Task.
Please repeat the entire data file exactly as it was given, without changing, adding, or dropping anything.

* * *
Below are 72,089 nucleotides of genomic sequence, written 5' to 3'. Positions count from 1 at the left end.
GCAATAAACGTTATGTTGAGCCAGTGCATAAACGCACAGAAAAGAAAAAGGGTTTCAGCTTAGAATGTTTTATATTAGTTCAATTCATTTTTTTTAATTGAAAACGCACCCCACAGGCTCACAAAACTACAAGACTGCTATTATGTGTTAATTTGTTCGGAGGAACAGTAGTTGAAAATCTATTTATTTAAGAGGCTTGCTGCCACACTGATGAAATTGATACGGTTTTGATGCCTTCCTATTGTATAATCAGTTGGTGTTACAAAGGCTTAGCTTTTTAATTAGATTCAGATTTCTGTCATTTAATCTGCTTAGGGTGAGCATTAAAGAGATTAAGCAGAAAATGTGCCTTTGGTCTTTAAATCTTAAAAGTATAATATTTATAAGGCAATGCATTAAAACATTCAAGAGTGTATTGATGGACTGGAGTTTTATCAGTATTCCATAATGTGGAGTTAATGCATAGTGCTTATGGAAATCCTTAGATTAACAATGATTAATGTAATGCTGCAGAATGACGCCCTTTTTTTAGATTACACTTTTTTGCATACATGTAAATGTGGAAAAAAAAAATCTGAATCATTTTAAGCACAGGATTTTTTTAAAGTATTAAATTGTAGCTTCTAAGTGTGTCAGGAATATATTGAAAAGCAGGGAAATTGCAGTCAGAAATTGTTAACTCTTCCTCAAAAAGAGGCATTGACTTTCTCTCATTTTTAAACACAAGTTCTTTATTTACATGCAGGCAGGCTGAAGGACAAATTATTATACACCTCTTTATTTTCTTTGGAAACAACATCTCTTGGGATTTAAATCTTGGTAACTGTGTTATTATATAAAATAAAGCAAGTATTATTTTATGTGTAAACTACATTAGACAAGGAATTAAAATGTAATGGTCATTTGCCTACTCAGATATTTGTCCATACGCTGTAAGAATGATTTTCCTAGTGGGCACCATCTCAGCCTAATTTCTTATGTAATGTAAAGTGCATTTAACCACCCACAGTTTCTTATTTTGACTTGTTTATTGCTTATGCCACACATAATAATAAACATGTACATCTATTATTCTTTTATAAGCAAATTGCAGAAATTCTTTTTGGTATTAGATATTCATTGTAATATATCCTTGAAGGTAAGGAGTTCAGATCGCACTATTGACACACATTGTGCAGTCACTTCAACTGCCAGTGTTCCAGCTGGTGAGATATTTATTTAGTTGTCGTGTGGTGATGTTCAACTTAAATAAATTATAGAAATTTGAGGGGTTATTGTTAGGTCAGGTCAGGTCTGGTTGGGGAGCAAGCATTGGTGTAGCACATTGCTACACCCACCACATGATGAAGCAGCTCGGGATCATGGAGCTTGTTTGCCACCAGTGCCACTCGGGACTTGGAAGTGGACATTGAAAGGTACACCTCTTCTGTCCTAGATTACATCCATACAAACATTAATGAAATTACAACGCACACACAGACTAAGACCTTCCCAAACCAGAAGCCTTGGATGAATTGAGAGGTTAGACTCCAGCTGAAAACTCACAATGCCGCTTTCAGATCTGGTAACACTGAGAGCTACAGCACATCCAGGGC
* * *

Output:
Below are 72,089 nucleotides of genomic sequence, written 5' to 3'. Positions count from 1 at the left end.
GCAATAAACGTTATGTTGAGCCAGTGCATAAACGCACAGAAAAGAAAAAGGGTTTCAGCTTAGAATGTTTTATATTAGTTCAATTCATTTTTTTTAATTGAAAACGCACCCCACAGGCTCACAAAACTACAAGACTGCTATTATGTGTTAATTTGTTCGGAGGAACAGTAGTTGAAAATCTATTTATTTAAGAGGCTTGCTGCCACACTGATGAAATTGATACGGTTTTGATGCCTTCCTATTGTATAATCAGTTGGTGTTACAAAGGCTTAGCTTTTTAATTAGATTCAGATTTCTGTCATTTAATCTGCTTAGGGTGAGCATTAAAGAGATTAAGCAGAAAATGTGCCTTTGGTCTTTAAATCTTAAAAGTATAATATTTATAAGGCAATGCATTAAAACATTCAAGAGTGTATTGATGGACTGGAGTTTTATCAGTATTCCATAATGTGGAGTTAATGCATAGTGCTTATGGAAATCCTTAGATTAACAATGATTAATGTAATGCTGCAGAATGACGCCCTTTTTTTAGATTACACTTTTTTGCATACATGTAAATGTGGAAAAAAAAAATCTGAATCATTTTAAGCACAGGATTTTTTTAAAGTATTAAATTGTAGCTTCTAAGTGTGTCAGGAATATATTGAAAAGCAGGGAAATTGCAGTCAGAAATTGTTAACTCTTCCTCAAAAAGAGGCATTGACTTTCTCTCATTTTTAAACACAAGTTCTTTATTTACATGCAGGCAGGCTGAAGGACAAATTATTATACACCTCTTTATTTTCTTTGGAAACAACATCTCTTGGGATTTAAATCTTGGTAACTGTGTTATTATATAAAATAAAGCAAGTATTATTTTATGTGTAAACTACATTAGACAAGGAATTAAAATGTAATGGTCATTTGCCTACTCAGATATTTGTCCATACGCTGTAAGAATGATTTTCCTAGTGGGCACCATCTCAGCCTAATTTCTTATGTAATGTAAAGTGCATTTAACCACCCACAGTTTCTTATTTTGACTTGTTTATTGCTTATGCCACACATAATAATAAACATGTACATCTATTATTCTTTTATAAGCAAATTGCAGAAATTCTTTTTGGTATTAGATATTCATTGTAATATATCCTTGAAGGTAAGGAGTTCAGATCGCACTATTGACACACATTGTGCAGTCACTTCAACTGCCAGTGTTCCAGCTGGTGAGATATTTATTTAGTTGTCGTGTGGTGATGTTCAACTTAAATAAATTATAGAAATTTGAGGGGTTATTGTTAGGTCAGGTCAGGTCTGGTTGGGGAGCAAGCATTGGTGTAGCACATTGCTACACCCACCACATGATGAAGCAGCTCGGGATCATGGAGCTTGTTTGCCACCAGTGCCACTCGGGACTTGGAAGTGGACATTGAAAGGTACACCTCTTCTGTCCTAGATTACATCCATACAAACATTAATGAAATTACAACGCACACACAGACTAAGACCTTCCCAAACCAGAAGCCTTGGATGAATTGAGAGGTTAGACTCCAGCTGAAAACTCACAATGCCGCTTTCAGATCTGGTAACACTGAGAGCTACAGCACATCCAGGGC